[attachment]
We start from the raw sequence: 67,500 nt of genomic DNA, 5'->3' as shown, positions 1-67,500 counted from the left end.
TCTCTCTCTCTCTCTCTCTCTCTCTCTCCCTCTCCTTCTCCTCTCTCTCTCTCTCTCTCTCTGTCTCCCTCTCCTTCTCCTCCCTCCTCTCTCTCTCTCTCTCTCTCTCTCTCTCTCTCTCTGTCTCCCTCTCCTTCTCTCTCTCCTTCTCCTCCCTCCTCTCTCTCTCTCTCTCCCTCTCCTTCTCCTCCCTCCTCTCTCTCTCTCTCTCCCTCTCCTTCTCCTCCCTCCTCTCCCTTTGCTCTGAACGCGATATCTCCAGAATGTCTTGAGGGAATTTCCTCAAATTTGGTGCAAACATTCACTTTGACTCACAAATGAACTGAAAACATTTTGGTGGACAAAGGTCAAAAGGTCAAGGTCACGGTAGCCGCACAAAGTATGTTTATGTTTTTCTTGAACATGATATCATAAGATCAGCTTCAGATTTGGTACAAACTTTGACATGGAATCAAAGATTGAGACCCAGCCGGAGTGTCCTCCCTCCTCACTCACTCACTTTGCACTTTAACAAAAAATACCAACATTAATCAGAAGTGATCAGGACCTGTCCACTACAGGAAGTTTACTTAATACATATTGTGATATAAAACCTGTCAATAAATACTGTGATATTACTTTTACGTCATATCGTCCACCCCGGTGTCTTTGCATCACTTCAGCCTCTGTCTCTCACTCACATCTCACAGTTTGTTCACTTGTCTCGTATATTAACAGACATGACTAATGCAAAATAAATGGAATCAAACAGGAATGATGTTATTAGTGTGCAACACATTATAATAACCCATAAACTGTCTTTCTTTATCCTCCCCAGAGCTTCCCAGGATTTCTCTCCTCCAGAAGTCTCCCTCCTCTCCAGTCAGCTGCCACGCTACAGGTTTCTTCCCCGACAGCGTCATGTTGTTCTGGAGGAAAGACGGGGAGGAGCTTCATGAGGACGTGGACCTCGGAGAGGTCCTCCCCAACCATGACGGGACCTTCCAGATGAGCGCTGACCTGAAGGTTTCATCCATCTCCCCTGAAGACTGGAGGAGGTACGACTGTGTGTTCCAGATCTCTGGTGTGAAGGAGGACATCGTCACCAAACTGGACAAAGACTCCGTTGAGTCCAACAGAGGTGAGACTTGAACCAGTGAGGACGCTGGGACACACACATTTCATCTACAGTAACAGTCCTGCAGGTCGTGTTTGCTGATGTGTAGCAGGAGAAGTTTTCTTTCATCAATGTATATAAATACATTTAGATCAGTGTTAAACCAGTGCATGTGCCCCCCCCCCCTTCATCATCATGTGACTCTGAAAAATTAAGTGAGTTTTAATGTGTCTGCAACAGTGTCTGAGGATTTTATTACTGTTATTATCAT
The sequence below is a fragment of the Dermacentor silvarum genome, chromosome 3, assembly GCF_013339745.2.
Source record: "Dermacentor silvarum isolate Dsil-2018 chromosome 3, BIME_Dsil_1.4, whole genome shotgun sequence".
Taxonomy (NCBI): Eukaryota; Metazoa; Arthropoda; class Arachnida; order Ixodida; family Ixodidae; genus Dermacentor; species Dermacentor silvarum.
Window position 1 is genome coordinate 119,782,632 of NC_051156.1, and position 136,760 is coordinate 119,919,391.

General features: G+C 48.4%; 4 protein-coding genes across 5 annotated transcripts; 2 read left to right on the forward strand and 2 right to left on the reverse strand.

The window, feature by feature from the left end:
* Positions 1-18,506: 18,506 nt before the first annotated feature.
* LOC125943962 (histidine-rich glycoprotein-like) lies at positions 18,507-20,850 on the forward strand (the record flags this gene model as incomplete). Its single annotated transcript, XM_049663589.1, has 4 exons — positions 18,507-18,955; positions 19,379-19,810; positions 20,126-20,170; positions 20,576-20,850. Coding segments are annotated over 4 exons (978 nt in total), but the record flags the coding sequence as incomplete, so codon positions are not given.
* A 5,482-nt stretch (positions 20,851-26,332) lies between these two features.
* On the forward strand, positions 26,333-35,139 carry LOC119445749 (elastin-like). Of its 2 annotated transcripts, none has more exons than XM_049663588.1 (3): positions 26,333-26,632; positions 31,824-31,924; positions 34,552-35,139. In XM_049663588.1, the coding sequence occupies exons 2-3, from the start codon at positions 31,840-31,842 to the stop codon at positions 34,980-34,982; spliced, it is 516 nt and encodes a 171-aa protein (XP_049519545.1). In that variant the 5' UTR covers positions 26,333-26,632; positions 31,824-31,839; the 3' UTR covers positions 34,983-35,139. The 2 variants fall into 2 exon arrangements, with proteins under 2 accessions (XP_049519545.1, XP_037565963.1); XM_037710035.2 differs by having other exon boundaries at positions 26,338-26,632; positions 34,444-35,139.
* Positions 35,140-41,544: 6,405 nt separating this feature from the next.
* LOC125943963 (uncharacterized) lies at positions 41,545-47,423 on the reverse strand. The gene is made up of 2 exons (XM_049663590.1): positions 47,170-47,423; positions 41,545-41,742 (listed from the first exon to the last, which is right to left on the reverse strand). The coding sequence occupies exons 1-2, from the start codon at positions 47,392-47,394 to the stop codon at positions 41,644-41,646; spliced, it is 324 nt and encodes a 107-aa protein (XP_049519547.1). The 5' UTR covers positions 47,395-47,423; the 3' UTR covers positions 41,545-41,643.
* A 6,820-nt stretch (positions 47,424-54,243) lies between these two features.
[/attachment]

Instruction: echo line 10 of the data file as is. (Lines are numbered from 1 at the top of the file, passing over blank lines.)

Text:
* LOC125943962 (histidine-rich glycoprotein-like) lies at positions 18,507-20,850 on the forward strand (the record flags this gene model as incomplete). Its single annotated transcript, XM_049663589.1, has 4 exons — positions 18,507-18,955; positions 19,379-19,810; positions 20,126-20,170; positions 20,576-20,850. Coding segments are annotated over 4 exons (978 nt in total), but the record flags the coding sequence as incomplete, so codon positions are not given.